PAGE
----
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Taisho Roman Glass Series
The aburidashi technique, which involves the shaping of glass in a patterned mold to create opalescent-colored designs in the glass surface, is a classic, old-world glass-making technique that enjoyed widespread popularity in Japan during the Meiji (1868-1912) and Taisho (1912-1926) periods, hence the name—Taisho Roman (ticism). Nowadays, it is rare to find glassware made using this technique, with the exception of select antique glassware shops.

By including a certain type of raw material known as "bone ash" to mix in with other required elements, opalescent colors can then be produced by taking advantage of its specific properties through exposure to a temperature gap caused by a process of rapidly heating and cooling the glass at the time of molding. In this way, the aburidashi technique is able to introduce a variety of artistic patterns into the glass. This is a reason why it remains one of Japan’s unique, traditional handcrafting techniques.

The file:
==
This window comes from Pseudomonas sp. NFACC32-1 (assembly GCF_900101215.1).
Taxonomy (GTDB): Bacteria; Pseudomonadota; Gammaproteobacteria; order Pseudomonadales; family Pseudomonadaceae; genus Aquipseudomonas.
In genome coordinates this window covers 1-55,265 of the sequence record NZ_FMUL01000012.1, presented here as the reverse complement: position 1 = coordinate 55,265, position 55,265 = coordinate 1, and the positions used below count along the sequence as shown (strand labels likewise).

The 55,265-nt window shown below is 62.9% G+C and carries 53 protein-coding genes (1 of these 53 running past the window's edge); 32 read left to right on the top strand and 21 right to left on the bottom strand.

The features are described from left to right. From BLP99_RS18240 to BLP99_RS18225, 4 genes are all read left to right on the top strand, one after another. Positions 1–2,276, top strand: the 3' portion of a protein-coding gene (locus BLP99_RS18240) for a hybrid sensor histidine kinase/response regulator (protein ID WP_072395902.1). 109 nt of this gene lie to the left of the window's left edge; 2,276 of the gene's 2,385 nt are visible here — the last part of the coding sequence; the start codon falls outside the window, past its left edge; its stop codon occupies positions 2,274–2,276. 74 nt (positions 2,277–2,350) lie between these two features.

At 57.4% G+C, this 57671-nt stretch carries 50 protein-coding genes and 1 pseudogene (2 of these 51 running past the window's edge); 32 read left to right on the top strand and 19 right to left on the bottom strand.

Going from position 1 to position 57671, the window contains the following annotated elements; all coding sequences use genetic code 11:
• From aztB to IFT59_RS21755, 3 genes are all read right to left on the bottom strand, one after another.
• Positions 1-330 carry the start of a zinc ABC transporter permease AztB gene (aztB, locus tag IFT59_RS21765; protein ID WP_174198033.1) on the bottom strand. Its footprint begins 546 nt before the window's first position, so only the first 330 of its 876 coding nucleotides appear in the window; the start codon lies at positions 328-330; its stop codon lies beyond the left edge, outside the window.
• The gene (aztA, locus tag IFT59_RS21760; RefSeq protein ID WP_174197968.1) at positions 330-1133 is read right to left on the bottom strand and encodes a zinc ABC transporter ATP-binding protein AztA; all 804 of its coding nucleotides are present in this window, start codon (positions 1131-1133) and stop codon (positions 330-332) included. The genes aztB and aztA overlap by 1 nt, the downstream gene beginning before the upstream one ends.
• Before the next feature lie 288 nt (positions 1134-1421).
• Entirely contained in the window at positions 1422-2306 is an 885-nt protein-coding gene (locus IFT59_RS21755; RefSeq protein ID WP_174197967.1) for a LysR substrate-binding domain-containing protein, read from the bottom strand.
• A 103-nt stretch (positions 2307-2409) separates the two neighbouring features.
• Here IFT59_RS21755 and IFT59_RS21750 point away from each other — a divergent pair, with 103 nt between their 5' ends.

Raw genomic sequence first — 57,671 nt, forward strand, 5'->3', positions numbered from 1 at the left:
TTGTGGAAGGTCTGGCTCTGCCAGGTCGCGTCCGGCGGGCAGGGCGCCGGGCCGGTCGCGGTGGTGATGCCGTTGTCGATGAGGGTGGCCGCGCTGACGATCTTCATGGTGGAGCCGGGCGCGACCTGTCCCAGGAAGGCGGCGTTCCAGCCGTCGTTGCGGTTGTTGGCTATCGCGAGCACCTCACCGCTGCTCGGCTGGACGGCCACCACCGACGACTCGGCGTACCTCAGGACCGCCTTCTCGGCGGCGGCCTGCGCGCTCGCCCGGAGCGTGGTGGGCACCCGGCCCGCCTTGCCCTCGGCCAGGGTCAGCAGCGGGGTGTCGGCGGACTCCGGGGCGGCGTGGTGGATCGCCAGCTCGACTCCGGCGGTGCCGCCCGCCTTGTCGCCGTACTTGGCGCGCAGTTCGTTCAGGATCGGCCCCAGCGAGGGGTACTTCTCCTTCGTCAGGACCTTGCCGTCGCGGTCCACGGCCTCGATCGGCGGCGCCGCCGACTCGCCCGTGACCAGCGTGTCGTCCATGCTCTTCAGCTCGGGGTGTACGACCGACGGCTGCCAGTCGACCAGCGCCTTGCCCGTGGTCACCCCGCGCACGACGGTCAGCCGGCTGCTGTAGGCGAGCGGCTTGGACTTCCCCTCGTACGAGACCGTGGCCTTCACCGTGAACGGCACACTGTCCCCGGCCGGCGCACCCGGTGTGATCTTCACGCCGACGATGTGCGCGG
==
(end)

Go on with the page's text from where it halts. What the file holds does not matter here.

Uruoshi Series
We have selected lacquer stoppers for use with our graceful, glass-made water flasks because lacquer has been believed since ancient times to possess "special powers" including anti-fungal and insect repellent properties while not actually affecting the contents of the flask.

An element of artistry has also been incorporated into our Uruoshi Series (uruoshi meaning "to enrich something") —the refreshing feeling that only a glass vessel could enhance when drinking mineral water and such is "enriched" all the more so by the delicate, crystal-clear make of this series and the beautiful contours of each flask. Such an elegant item as this is also ideal for serving fancy wines and liqueurs.